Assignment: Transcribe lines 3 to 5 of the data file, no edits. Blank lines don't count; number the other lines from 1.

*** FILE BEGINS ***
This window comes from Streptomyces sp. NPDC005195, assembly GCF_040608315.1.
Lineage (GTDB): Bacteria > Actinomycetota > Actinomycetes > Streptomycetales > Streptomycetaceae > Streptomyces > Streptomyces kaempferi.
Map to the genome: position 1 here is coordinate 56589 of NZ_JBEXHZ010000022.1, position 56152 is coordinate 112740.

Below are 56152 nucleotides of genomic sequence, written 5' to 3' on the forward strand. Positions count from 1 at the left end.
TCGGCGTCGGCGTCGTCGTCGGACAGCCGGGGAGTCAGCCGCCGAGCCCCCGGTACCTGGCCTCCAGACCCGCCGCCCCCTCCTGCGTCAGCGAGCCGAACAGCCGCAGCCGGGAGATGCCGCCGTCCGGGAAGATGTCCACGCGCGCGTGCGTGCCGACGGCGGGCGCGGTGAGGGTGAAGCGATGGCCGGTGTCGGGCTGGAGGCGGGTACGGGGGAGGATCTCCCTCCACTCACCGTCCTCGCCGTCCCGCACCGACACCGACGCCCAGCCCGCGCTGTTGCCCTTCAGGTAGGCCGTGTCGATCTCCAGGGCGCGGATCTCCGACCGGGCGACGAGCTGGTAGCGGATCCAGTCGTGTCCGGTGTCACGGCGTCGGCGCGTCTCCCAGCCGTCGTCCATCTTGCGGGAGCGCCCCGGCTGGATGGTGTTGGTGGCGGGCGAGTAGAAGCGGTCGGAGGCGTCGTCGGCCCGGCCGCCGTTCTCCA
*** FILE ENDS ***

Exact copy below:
Map to the genome: position 1 here is coordinate 56589 of NZ_JBEXHZ010000022.1, position 56152 is coordinate 112740.

Below are 56152 nucleotides of genomic sequence, written 5' to 3' on the forward strand. Positions count from 1 at the left end.
TCGGCGTCGGCGTCGTCGTCGGACAGCCGGGGAGTCAGCCGCCGAGCCCCCGGTACCTGGCCTCCAGACCCGCCGCCCCCTCCTGCGTCAGCGAGCCGAACAGCCGCAGCCGGGAGATGCCGCCGTCCGGGAAGATGTCCACGCGCGCGTGCGTGCCGACGGCGGGCGCGGTGAGGGTGAAGCGATGGCCGGTGTCGGGCTGGAGGCGGGTACGGGGGAGGATCTCCCTCCACTCACCGTCCTCGCCGTCCCGCACCGACACCGACGCCCAGCCCGCGCTGTTGCCCTTCAGGTAGGCCGTGTCGATCTCCAGGGCGCGGATCTCCGACCGGGCGACGAGCTGGTAGCGGATCCAGTCGTGTCCGGTGTCACGGCGTCGGCGCGTCTCCCAGCCGTCGTCCATCTTGCGGGAGCGCCCCGGCTGGATGGTGTTGGTGGCGGGCGAGTAGAAGCGGTCGGAGGCGTCGTCGGCCCGGCCGCCGTTCTCCA